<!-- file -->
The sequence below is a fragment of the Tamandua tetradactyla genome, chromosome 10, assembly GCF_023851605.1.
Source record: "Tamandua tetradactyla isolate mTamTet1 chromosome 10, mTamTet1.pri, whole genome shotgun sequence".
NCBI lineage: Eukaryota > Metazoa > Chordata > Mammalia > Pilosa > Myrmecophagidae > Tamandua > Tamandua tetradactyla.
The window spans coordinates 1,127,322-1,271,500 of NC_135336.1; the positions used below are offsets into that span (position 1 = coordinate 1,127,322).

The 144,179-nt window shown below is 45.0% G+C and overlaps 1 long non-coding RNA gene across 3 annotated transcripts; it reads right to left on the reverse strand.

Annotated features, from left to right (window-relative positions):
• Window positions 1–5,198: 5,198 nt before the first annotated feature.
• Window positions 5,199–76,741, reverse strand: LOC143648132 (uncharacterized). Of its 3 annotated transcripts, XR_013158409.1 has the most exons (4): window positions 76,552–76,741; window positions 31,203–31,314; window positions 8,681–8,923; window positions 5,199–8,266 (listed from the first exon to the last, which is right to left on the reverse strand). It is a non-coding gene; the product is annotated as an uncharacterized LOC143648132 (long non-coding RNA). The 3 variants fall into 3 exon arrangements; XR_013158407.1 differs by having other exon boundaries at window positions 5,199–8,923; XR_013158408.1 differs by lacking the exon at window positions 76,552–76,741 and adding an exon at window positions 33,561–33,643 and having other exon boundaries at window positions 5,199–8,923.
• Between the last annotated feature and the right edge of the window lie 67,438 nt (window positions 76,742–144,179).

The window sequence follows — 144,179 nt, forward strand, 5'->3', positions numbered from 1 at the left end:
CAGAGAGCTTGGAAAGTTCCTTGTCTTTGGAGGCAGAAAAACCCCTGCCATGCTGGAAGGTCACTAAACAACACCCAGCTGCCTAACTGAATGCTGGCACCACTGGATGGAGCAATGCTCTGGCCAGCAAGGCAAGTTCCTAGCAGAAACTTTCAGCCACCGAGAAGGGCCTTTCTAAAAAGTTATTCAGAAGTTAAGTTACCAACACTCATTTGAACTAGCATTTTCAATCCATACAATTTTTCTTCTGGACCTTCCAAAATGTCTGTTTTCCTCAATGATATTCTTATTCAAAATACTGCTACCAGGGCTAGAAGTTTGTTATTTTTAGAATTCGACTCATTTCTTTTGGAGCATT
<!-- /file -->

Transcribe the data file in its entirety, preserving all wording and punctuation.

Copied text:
The sequence below is a fragment of the Tamandua tetradactyla genome, chromosome 10, assembly GCF_023851605.1.
Source record: "Tamandua tetradactyla isolate mTamTet1 chromosome 10, mTamTet1.pri, whole genome shotgun sequence".
NCBI lineage: Eukaryota > Metazoa > Chordata > Mammalia > Pilosa > Myrmecophagidae > Tamandua > Tamandua tetradactyla.
The window spans coordinates 1,127,322-1,271,500 of NC_135336.1; the positions used below are offsets into that span (position 1 = coordinate 1,127,322).

The 144,179-nt window shown below is 45.0% G+C and overlaps 1 long non-coding RNA gene across 3 annotated transcripts; it reads right to left on the reverse strand.

Annotated features, from left to right (window-relative positions):
• Window positions 1–5,198: 5,198 nt before the first annotated feature.
• Window positions 5,199–76,741, reverse strand: LOC143648132 (uncharacterized). Of its 3 annotated transcripts, XR_013158409.1 has the most exons (4): window positions 76,552–76,741; window positions 31,203–31,314; window positions 8,681–8,923; window positions 5,199–8,266 (listed from the first exon to the last, which is right to left on the reverse strand). It is a non-coding gene; the product is annotated as an uncharacterized LOC143648132 (long non-coding RNA). The 3 variants fall into 3 exon arrangements; XR_013158407.1 differs by having other exon boundaries at window positions 5,199–8,923; XR_013158408.1 differs by lacking the exon at window positions 76,552–76,741 and adding an exon at window positions 33,561–33,643 and having other exon boundaries at window positions 5,199–8,923.
• Between the last annotated feature and the right edge of the window lie 67,438 nt (window positions 76,742–144,179).

The window sequence follows — 144,179 nt, forward strand, 5'->3', positions numbered from 1 at the left end:
CAGAGAGCTTGGAAAGTTCCTTGTCTTTGGAGGCAGAAAAACCCCTGCCATGCTGGAAGGTCACTAAACAACACCCAGCTGCCTAACTGAATGCTGGCACCACTGGATGGAGCAATGCTCTGGCCAGCAAGGCAAGTTCCTAGCAGAAACTTTCAGCCACCGAGAAGGGCCTTTCTAAAAAGTTATTCAGAAGTTAAGTTACCAACACTCATTTGAACTAGCATTTTCAATCCATACAATTTTTCTTCTGGACCTTCCAAAATGTCTGTTTTCCTCAATGATATTCTTATTCAAAATACTGCTACCAGGGCTAGAAGTTTGTTATTTTTAGAATTCGACTCATTTCTTTTGGAGCATT